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My Rescue Time Chart for 2013

What makes Android so special?

Now that Apple’s misstep with maps in iOS 6 obviates Google Maps as best in its class, what has Google done on Android / mobile with its dominance of local search?

Other than this fact, what makes Android any better / more exciting than iPhone?

Oracle is now my friend

Thank you Oracle (Roger and Justin Kestelyn) for getting back to me on my complaint regarding an issue I describe as “not being able to unpack the self extracting binary JDKs from the Oracle download link” below:

Here is the error after downloading this self extracting binary file named “

For inquiries please contact: Sun Microsystems, Inc., 4150
Network Circle, Santa  Clara, California 95054, U.S.A.

Do you agree to the above license terms? [yes or no]
The download file appears to be corrupted.  Please refer
to the Troubleshooting section of the Installation
Instructions on the download page for more information.
Please do not attempt to install this archive file.

UPDATE:  A UNIX Engineer at my company has solved the problem for me, though I still cannot unpack using his instrux yet in case I need to do this again in the future.  Once I get the exact instrux he applied, I will add them here.

More updates to follow …

Thanks, – Ben

A Formidable Facebook Competitor?

Altly sets up shop solely to compete with Facebook.

Sure, it is yet another one, but hopefully this one will be the David that makes a decent sized dent in the Goliath that is Facebook.  As netizens, we should welcome everything Dmitry Shapiro has to say about why its necessary to stand up a formidable competitor to Facebook.   The problem is that 80% or more of Facebook users probably won’t bother to use it.  I will.  But most people don’t get why its important to not let Facebook try to be the Internet.  Most people are satisfied with the single payoff ( that is very non-mulitiple motivator like ) that Facebook gives its users in exchange for the data that they share.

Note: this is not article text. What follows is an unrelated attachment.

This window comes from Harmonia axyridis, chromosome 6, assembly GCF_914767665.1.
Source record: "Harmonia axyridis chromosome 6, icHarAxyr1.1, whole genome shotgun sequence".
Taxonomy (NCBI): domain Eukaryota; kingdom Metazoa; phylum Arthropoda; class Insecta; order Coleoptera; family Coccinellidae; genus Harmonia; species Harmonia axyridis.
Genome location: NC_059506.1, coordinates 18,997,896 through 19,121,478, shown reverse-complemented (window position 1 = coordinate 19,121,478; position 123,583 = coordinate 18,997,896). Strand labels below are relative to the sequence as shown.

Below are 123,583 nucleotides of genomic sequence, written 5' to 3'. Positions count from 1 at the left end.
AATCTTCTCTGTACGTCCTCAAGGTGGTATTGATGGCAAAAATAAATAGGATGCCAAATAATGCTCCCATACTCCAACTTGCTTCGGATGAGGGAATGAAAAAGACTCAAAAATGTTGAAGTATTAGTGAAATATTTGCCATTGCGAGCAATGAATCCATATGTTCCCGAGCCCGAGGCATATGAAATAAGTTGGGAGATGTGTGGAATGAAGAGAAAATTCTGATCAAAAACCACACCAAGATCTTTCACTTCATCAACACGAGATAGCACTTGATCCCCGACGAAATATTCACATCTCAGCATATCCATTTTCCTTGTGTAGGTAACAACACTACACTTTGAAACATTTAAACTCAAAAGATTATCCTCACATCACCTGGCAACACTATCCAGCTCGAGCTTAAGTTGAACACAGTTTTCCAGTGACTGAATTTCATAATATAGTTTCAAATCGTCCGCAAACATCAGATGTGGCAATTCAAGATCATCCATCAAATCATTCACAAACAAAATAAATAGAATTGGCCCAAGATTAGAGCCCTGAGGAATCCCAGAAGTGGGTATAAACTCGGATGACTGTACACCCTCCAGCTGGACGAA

I am well aware of the argument that destination social networks have the right to claim ownership of data that their users share.That argument is lame.   No, I don’t pay to use Facebook, or any other of the free destination social networks.  But still, the transaction should really be viewed as a lease not without contract on my data and social graph in exchange for my use of the free service.  If I don’t post anything, then the value of my data on the social network is worth all the less .  And as time goes on,  I share less and less on them because I am aware of this issue, and thus also since I have had a belly full of this aspect of the experience.    In every transaction there is always consideration.  If I lease a car, I have to turn it in when the lease is over, or I can fork over some more money to keep the car.   The transaction between me and Facebook should be treated the same.  But its not.  And the longer we let that continue, the more we allow our rights as consumers to become eroded.  This scenario is just another iteration of “the cycle” that is the theme of Tim Wu’s “Master Switch.”  Facebook is getting large enough to exert a monopolistic like stranglehold on innovation in the very space in which it exists.  We should welcome the competition and flock to it with exuberance.  As @Jason would say, “it is our giri” … if only just to take a stand as educated consumers.On a couple side notes that are somewhat related:

  1. Just this week, Internet regulation made it onto the agenda of the G8 Summit.  Mark Zuckerberg along with other Internet moguls who happen to be guardian’s of our data (more like foxes guarding the hen house) showed up and argued against government intervention.
  2. And yet another note that is still also somewhat related is a comment on HuffPo about the destination social networks response to bill SB 242 being proposed by the California state senate.